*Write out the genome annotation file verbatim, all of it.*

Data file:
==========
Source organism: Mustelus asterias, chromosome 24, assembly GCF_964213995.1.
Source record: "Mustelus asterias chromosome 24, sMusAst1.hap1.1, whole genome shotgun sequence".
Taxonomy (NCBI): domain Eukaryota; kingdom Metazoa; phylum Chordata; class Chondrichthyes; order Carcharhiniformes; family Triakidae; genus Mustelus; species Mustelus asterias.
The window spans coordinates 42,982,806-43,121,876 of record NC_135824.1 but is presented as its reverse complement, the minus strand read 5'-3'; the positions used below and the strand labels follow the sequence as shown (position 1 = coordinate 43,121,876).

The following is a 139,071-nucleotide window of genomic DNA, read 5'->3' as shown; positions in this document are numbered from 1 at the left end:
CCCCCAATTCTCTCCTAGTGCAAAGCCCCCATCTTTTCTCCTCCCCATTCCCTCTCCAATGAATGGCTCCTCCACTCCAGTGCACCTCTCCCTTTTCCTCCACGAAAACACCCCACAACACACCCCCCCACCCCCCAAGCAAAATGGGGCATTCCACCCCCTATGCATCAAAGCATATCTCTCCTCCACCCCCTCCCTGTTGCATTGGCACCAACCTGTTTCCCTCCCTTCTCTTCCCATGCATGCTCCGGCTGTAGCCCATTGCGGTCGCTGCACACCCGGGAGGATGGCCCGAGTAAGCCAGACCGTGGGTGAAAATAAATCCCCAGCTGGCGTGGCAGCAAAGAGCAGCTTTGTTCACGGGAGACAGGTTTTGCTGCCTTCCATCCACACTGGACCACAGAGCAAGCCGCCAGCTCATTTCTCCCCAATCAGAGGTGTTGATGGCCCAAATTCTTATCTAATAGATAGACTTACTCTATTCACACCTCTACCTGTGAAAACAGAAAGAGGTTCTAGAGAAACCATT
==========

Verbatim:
Source organism: Mustelus asterias, chromosome 24, assembly GCF_964213995.1.
Source record: "Mustelus asterias chromosome 24, sMusAst1.hap1.1, whole genome shotgun sequence".
Taxonomy (NCBI): domain Eukaryota; kingdom Metazoa; phylum Chordata; class Chondrichthyes; order Carcharhiniformes; family Triakidae; genus Mustelus; species Mustelus asterias.
The window spans coordinates 42,982,806-43,121,876 of record NC_135824.1 but is presented as its reverse complement, the minus strand read 5'-3'; the positions used below and the strand labels follow the sequence as shown (position 1 = coordinate 43,121,876).

The following is a 139,071-nucleotide window of genomic DNA, read 5'->3' as shown; positions in this document are numbered from 1 at the left end:
CCCCCAATTCTCTCCTAGTGCAAAGCCCCCATCTTTTCTCCTCCCCATTCCCTCTCCAATGAATGGCTCCTCCACTCCAGTGCACCTCTCCCTTTTCCTCCACGAAAACACCCCACAACACACCCCCCCACCCCCCAAGCAAAATGGGGCATTCCACCCCCTATGCATCAAAGCATATCTCTCCTCCACCCCCTCCCTGTTGCATTGGCACCAACCTGTTTCCCTCCCTTCTCTTCCCATGCATGCTCCGGCTGTAGCCCATTGCGGTCGCTGCACACCCGGGAGGATGGCCCGAGTAAGCCAGACCGTGGGTGAAAATAAATCCCCAGCTGGCGTGGCAGCAAAGAGCAGCTTTGTTCACGGGAGACAGGTTTTGCTGCCTTCCATCCACACTGGACCACAGAGCAAGCCGCCAGCTCATTTCTCCCCAATCAGAGGTGTTGATGGCCCAAATTCTTATCTAATAGATAGACTTACTCTATTCACACCTCTACCTGTGAAAACAGAAAGAGGTTCTAGAGAAACCATT